I read through some posts here,and it is extremely informative and gives a great perspective on the consulting job function.However I just wanted to know, about the kind of work that a management consultant does.Can anyone provide some inputs on that,or even direct me to any other posts in this thread,that i might have missed.
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Re: Down On Consulting [#permalink]  19 Apr 2014, 10:26
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DebWenger wrote:
I read through some posts here,and it is extremely informative and gives a great perspective on the consulting job function.However I just wanted to know, about the kind of work that a management consultant does.Can anyone provide some inputs on that,or even direct me to any other posts in this thread,that i might have missed.

The type of work really varies, depending on the project. I've only been on implementation projects, so I can't speak for strategy.

You could be improving a client's processes, which involves tweaking flowcharts in meetings / working sessions, creating supplemental documents (e.g. describing process steps in detail, defining accountabilities, etc.), and ultimately getting sign-off. Then you or another team might create training materials, job aids, etc., organize the logistics, and help deliver the modules. You could be doing an organization design, where you define the new, optimal organization structure, roles and responsibilities, etc.

Most projects have a change management component, which may involve assessing any change impacts, communicating changes to the client's organization (e.g. through townhalls, announcements, roadshows), addressing people's concerns, etc. There is also a project management team, which tracks the status of the workplan and essentially makes sure that the work gets done.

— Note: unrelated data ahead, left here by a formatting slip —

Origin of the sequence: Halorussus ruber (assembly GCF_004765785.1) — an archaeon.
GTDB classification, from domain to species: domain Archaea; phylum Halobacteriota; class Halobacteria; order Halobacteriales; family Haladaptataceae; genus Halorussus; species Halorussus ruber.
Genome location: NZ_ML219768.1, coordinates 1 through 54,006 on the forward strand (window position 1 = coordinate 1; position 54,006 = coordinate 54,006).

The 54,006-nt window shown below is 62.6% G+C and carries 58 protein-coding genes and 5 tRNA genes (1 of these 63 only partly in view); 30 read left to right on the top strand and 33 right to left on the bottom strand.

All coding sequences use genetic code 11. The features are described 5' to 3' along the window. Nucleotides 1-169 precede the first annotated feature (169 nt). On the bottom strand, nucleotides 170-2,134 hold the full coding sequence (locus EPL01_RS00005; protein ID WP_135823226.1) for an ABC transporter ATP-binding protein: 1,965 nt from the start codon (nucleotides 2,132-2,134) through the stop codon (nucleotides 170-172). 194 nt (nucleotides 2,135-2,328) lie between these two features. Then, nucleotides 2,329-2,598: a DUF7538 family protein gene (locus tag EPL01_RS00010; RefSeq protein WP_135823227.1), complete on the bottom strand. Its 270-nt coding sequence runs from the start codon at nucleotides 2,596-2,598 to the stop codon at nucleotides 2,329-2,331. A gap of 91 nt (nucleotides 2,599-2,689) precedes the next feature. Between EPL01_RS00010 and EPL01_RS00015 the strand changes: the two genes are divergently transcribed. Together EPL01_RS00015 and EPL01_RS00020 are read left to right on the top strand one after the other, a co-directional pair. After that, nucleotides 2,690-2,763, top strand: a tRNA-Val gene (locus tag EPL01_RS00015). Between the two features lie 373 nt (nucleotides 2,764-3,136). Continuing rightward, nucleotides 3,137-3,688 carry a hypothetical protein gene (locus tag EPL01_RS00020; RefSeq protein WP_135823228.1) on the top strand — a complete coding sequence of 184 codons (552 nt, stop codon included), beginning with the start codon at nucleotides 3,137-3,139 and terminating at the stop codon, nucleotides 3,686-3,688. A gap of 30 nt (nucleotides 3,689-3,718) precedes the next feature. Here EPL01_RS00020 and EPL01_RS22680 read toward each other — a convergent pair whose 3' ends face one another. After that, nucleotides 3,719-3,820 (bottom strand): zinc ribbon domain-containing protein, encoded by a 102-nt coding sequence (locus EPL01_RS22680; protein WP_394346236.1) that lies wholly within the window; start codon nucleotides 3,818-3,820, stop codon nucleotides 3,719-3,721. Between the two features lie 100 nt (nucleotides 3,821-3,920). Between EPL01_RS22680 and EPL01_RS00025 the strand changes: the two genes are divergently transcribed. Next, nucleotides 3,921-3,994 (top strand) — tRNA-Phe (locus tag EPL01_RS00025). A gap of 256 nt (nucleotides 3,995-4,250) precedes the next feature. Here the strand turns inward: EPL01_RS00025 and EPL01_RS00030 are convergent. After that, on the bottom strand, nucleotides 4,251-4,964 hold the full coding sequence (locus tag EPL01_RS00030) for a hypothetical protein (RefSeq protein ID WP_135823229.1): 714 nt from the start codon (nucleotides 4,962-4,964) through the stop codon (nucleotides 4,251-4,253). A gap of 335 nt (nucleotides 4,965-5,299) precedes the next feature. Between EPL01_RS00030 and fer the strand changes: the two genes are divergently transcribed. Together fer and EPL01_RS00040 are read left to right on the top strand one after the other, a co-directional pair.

Every consultant has different experiences. In general, the statement of work will define what deliverables the consultants are accountable for, so that will define what you need to do.
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Re: Down On Consulting [#permalink]  20 Apr 2014, 10:58
Expert's post
For tier 1 and tier 2 consultancies, which offices are generally the most and least competitive. How much difference in the competition?

For example, would getting a MBB offer in Atlanta be significantly easier than NYC, or only marginally easier?

my current plan is to work a couple of years in a low cost of living environment to pay down debt and build up my resume, so I care more about getting the best brand than where the location is.
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Re: Down On Consulting [#permalink]  20 Apr 2014, 11:09
mgg234 wrote:
For tier 1 and tier 2 consultancies, which offices are generally the most and least competitive. How much difference in the competition?

For example, would getting a MBB offer in Atlanta be significantly easier than NYC, or only marginally easier?